7 day Greece itinerary? Is 7 days in Greece enough?

For the grecophile like me, living in Greece wasn’t enough, but if it’s your first time or one week in Greece is all wrangle from your schedule/line manager – 7 days in Greece is enough to see a good few amazing things! Many people who want 7 days in Greece try to fit everything in – all the mainland and all of the Greek Islands and every museum, as well as all the restaurants. But in a 7 day Greece Itinerary you need to be selective – you can always come back! And don’t worry – you’ll not be lost for what to do in Greece for a week!

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This one week in Greece itinerary is focussing on the mainland with a day of island hopping thrown in and a nice mix between relaxing and the must-see historic sites so there is something for everyone! If you like the layout of this you can get a downloadable and printable version of this 7 Days in Greece Itinerary in your inbox – just click below and sign on up!

Day 1 Arrive Athens

$ – $$$ as much or as little as you like! Grab a few coffees and a gyro for dinner and you’ll spend very little, or go on a food tour and have a sit-down dinner and treat yourself! You can spend today planning the things you really want to see in Athens, Lonely Planet have just released a Pocket Athens Guide which is available in paper back OR as an ebook!

If you have a few hours in Athens…

The first day you arrive in Athens I always recommend getting settled into the hotel and learning your way around a little while! Leave your hotel and head into the tourist centre, you can visit Plaka and window shop – don’t make your souvenir decisions yet though! Make a note of things you like and pay attention to the gift shops as you go along this trip. Too many times I have rushed to buy the first iteration of a cool thing, only to find it at a better price later in the trip. I always recommend the first thing to do in a city is to find a coffee shop and people watch for a while – this is especially good activity in Athens as the crowds are so varied and the coffee so excellent.

If you have a whole day in Athens…

I recommend combining the ‘few hours’ option with a more structured general Greek experience. You could search out some key dishes that you want to try or wander until something catches your eye.

Athens Travel Tip: don’t be hassled into a restaurant, this is a very common practice ‘hey mister you look hungry, you want a souvlaki?’, ‘lovely lady and man come and see my menu guys?’, ‘is cheaper here, you should definitely eat here!’. It can be a really odd experience the first time this happens but generally Greek waiters get more in tourist tips than wages, so don’t be rude to them just keep walking. Unless (of course) you really want to go to the restaurant! You have a whole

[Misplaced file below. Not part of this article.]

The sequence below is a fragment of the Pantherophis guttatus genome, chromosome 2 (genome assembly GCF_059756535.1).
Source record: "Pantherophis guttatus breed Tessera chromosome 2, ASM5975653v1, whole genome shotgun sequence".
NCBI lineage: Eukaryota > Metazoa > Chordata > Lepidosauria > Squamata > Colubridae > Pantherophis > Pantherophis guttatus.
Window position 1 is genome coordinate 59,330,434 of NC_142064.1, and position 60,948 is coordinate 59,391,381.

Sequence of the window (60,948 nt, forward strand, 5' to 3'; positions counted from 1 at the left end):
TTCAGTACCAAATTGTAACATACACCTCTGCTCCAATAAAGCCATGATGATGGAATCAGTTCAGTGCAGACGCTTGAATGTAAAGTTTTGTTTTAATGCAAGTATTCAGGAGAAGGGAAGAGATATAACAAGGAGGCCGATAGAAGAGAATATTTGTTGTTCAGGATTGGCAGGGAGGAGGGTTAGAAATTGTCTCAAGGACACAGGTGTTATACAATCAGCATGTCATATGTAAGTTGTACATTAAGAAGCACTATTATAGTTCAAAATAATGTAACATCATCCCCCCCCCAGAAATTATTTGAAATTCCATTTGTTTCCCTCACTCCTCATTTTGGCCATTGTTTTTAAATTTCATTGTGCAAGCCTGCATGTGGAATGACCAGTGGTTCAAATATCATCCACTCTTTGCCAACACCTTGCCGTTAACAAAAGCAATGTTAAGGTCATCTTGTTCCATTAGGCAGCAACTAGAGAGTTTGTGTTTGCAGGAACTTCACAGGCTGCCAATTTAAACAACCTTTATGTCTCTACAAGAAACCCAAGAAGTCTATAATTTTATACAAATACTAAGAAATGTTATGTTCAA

On of my absolute favourite things to do in Greece … well anywhere really… is to eat.

I recommend doing a food tour at the beginning of your trip because this gives you the chance to figure out some of the national flavours and try some things you may not usually be brave enough to! I took a food tour the first time I visited Athens and without this I would never have tried many things that I now consider to be favourites of mine without the encouragement of my tour guide. There are some amazing tours on offer and exploring a new city while eating is basically heaven!

Day 2 Athens – Famous Archaeological Sites in Athens

$$ buying the tickets into the sites can add up, but we have a tip for that!

Morning: Acropolis and New Acropolis Museum

Lunch: so many places in Plaka to choose from, or you could treat yourself and eat in the museum restaurant – I recommend the baked feta <3

Afternoon: Ancient Agora (don’t miss the Stoa of Attlos!) and The Temple to The Olympian Zeus.

Dinner: Head back into Plaka or venture to Psyrri or Monastriaki for a sit-down meal or grab a gyro from one of the many (many) stands and wander the streets! The street art in Psyrri in particular is spectacular.

Today is your first chance to really dig into Athens and the historical sites she has to offer. My recommendation – if you actually want to climb the acropolis – is to go early. And I mean EARLY. The gates open at 8am and if you are in Athens at the height of summer, you’ll want to be in early for two reasons – one very large and one very numerous. The sun. and the crowds. I like hiking up early because it’s exercise and I don’t want to do that when I’m tired from a day of walking.